Crichton’s western take isn’t Leone’s tobacco-consuming and hat-tilting explosion, but a meticulous tour to a tamed arena.
Crichton’s western take isn’t Leone’s tobacco-consuming and hat-tilting explosion, but a meticulous tour to a tamed arena. And as much as layered and head scratching this journey is, it is also loosely placed especially in its initial stages. Despite of having various ingredients to bedazzle us and keep us tangled in its overjoyed tour, it fails to proceed its way up to the arc as anticipated. After this arc, which takes place in its middle act, it is basically a surviving nature of human that keeps us going. And with threats at every corner, the sincerity to the crisp is added through meaningful narration. With parallel tracks brimmed with complications that are piled upon each track, Crichton keeps you at the brisk of your seat in its last act.
Not only the Westworld, but the two other similar world of it, suffers through similar apocalypse that is set in storytelling as a ticking bomb. Unfortunately what it fails to land on, is enough material to feed off its audience for its runtime, for either it could been edited better or should have added another compelling scene to match it. For no matter what, there was very little reasoning to stretch a bar fight that is shot in slow motion.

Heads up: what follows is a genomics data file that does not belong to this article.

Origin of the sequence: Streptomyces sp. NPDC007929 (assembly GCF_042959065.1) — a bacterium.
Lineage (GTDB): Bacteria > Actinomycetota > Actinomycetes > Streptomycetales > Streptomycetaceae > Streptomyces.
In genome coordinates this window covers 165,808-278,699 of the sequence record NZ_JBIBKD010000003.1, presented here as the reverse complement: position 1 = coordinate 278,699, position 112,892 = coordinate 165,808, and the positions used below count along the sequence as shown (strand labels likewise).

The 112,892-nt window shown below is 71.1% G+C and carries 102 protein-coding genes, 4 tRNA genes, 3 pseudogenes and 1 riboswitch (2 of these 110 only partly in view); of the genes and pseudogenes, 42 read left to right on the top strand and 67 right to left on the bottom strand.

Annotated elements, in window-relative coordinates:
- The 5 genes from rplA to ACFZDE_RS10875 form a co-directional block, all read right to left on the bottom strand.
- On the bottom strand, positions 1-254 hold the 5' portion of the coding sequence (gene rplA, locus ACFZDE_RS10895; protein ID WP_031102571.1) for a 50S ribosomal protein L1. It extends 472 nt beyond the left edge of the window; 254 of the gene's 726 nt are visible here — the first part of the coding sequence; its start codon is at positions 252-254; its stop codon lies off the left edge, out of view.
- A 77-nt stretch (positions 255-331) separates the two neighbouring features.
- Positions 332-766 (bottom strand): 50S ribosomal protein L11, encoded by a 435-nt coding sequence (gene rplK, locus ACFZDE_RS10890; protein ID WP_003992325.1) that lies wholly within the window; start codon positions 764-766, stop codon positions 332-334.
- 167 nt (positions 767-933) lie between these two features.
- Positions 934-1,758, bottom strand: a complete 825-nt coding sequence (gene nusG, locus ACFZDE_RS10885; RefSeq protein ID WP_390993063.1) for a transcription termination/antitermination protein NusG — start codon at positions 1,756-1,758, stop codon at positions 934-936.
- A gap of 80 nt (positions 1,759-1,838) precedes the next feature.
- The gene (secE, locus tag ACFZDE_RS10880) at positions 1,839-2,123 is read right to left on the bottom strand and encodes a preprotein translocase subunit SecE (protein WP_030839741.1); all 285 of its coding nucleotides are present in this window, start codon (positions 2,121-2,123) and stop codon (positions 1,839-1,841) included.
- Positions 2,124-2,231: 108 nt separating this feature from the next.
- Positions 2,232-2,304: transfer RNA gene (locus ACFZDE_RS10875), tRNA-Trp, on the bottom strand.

Unfortunately, Benjamin and Brolin are no match for Brynner’s lethal body language, the performance objective is “out of control”. Aforementioned, the first half dwells on an exciting entertaining time of our characters’ lives which unfortunately isn’t shared by the audience in here. Its weak beginning is something that haunts the makers throughout the course. On terms of technical department, the art designing and sharp sound effects is definitely worth taking this tour. Westworld is an another taunt on human’s luxurious needs, it is a well crafted caution tale that scares the bejesus out of us.